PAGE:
Help! I went vegan for 4 months with no statins. My cholesterol shot up to 280. (From 180). On statins and a diet with rare “tastes” of meat and dairy, I am at 170-180. I would hate to take more statins, any suggestions?
Carolynn / Originally posted in Everything in Moderation? Even Heart Disease?
For those who have tried eating a whole food plant-based diet and still have high LDL, you should make sure you’re not eating plant sources of saturated fat, such as palm kernal oil, palm oil, coconut oil, and cocoa butter (found in chocolate). Of course if you were you wouldn’t be eating a whole food plant-based diet, but you’d be surprised how many people tell me they are and they’re like “Yeah, and I eat a spoonful of coconut oil a day.” I’d also cut out unfiltered coffee. Then once you have gotten rid of the things that increase your cholesterol you need to pack your diet with foods that actively lower your choleserol. So, for example, the components of the portfolio diet for lowering cholesterol. I’ll highlight some of the diet tips found in Dr. Jenkins protocol using Dr. Greger’s videos as reference.
1) Load up on foods high in soluble fiber. This means tons of beans (see what kind are best: canned or cooked), vegetables like okra, plenty of whole fruit, oatmeal, and flax/chia seed. Find ways to use beans. Lentil stew, dal, curries, bean burritos, bean soup. If you don’t like beans whole, like in a salad, maybe try them as a spread or as hummus?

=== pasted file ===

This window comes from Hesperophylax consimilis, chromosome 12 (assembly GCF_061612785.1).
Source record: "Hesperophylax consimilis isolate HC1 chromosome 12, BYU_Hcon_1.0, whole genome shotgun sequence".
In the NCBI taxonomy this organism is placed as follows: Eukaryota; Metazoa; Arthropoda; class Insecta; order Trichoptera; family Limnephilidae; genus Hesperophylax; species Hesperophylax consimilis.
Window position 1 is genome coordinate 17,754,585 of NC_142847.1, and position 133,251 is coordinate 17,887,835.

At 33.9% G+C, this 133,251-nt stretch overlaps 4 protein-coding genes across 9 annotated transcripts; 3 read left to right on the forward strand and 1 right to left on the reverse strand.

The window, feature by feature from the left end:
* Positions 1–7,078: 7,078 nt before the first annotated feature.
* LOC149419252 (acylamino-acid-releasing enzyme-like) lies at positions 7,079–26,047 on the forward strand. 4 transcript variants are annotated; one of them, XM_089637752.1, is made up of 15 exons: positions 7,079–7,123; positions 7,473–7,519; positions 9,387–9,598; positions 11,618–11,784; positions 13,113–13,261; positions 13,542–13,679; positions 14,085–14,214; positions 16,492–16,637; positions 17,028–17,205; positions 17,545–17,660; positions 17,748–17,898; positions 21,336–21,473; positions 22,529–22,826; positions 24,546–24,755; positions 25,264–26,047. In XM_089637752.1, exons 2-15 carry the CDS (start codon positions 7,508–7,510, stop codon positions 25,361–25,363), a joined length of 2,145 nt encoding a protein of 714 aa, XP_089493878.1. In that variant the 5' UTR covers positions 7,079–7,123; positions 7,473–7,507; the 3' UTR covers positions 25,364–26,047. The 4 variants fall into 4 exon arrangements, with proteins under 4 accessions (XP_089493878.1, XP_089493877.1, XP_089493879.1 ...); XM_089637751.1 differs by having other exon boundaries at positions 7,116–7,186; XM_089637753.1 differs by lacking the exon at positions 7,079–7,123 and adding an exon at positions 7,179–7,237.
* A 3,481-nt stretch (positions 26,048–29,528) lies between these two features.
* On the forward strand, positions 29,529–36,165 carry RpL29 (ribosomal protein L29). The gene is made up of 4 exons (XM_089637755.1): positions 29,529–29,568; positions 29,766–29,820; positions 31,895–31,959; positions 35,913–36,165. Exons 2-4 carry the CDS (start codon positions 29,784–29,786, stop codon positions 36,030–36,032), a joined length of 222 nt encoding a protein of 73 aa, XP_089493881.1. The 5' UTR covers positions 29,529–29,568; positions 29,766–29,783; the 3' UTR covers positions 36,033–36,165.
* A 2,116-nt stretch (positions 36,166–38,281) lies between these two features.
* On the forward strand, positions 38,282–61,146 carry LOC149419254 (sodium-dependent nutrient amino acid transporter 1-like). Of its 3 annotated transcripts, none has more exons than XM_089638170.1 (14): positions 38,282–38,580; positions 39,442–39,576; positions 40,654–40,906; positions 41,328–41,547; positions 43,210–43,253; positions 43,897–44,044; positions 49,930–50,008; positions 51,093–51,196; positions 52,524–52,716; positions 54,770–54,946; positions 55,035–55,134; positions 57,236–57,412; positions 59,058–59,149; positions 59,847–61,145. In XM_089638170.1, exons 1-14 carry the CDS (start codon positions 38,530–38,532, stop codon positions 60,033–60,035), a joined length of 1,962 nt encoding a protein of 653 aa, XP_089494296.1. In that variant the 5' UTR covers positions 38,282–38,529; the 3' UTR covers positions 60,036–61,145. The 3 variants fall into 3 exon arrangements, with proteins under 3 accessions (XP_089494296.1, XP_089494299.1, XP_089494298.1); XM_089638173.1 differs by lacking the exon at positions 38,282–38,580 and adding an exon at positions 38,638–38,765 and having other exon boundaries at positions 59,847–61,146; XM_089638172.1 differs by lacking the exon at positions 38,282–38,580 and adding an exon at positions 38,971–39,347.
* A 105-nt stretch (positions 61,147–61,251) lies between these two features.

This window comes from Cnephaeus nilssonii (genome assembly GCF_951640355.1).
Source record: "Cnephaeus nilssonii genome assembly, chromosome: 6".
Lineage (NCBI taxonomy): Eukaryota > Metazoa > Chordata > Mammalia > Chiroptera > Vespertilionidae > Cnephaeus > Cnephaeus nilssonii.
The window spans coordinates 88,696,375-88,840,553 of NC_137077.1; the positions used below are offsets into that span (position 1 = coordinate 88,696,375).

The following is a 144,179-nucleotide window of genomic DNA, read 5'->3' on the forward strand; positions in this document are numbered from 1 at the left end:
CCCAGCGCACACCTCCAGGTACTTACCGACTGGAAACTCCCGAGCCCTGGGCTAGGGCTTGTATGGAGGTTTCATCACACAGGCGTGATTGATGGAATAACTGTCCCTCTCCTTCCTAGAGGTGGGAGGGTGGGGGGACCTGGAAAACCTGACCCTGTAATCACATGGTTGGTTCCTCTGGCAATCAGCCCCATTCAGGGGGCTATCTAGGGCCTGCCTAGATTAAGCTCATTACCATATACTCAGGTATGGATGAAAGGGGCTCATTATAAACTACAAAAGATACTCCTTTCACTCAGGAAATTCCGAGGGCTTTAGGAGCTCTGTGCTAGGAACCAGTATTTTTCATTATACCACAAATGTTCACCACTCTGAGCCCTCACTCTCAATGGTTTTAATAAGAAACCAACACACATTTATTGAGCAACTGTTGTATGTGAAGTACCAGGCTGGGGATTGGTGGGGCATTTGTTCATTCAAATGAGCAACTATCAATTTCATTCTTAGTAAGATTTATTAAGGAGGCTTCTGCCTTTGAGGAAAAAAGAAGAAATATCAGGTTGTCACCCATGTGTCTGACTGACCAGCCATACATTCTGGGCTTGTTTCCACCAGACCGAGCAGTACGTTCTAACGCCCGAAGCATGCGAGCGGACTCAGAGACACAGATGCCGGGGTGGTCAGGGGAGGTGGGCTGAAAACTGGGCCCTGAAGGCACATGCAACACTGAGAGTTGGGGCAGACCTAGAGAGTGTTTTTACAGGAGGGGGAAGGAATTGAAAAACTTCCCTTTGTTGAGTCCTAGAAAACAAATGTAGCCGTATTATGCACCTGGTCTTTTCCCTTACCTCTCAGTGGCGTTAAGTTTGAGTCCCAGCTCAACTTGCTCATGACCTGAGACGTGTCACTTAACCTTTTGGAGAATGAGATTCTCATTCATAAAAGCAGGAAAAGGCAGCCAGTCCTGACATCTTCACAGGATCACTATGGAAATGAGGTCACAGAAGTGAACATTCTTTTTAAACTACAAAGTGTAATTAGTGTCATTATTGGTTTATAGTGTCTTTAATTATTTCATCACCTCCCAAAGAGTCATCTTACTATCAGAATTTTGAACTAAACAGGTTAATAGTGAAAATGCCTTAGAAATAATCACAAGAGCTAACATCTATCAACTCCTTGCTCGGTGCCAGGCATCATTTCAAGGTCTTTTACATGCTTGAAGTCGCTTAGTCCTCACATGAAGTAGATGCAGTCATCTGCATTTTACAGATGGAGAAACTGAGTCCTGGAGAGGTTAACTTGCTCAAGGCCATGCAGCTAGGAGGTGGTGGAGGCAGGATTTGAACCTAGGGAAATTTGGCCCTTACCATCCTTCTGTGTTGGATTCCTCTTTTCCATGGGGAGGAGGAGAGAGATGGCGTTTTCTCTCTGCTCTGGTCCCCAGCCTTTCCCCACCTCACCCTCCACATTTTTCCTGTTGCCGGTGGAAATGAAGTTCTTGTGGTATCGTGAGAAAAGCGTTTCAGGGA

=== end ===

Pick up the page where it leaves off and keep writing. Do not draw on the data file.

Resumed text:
2) Take about 2 Tablespoons of ground flaxseed daily and 4 Brazil nuts monthly. Sprinkling ground flax on oatmeal in the morning is an easy way to get enough. Or add it to a smoothie. If you buy the flax whole just add it in the blender first, grind it, and then add the rest of your ingredients.
3) Focus on several cups of greens daily to help keep nitric oxide flowing. Vegetables loaded with nitrates have been shown to improve heart health. Beets and arugula have tons! (See video on where other vegetables rank on nitrate levels). Yes, green smoothies count if you’re adding the right foods like berries and dark green leafy vegetables (kale, spinach, even parsley). What’s better? Raw or cooked vegetables? Well, it may depend on what veggies are cooked. Lastly, a word of caution for those going wild on greens is that overdosing on raw greens can happen.
Dr. Greger says to get thyroid function tested, too. A low-functioning thyroid can contribute to high cholesterol so it’s good to rule that out. Weight loss is also important if there is too much abdominal fat. Is your height more than twice your waist circumference? So there are a lot of factors to consider, but if folks are practicing heathy eating and managing body weight and still find their LDL is not coming down they should definitely consider a statin. As I always say make sure to check with your doctor about all of this. It’s important to be transparent and communicate with everyone.
Lastly, here are some of the best videos to help understand more about diet and cholesterol. Sometimes folks will ask questions like does cholesterol have a lower limit, or, what about the size of LDL particles does that matter? Thankfully Dr. Greger addresses this in his video: Does LDL size matter? and Cholesterol does not appear to have a lower limit. A few concerns with dietary cholesterol is that there’s a plateau effect issue and the postprandial (after eating) issue. These videos explain the issues further: When Low Risk Means High Risk and Eggs and Arterial Function. Find out what’s an Optimal Cholesterol Level to shoot for.
Image Credit Russ / flickr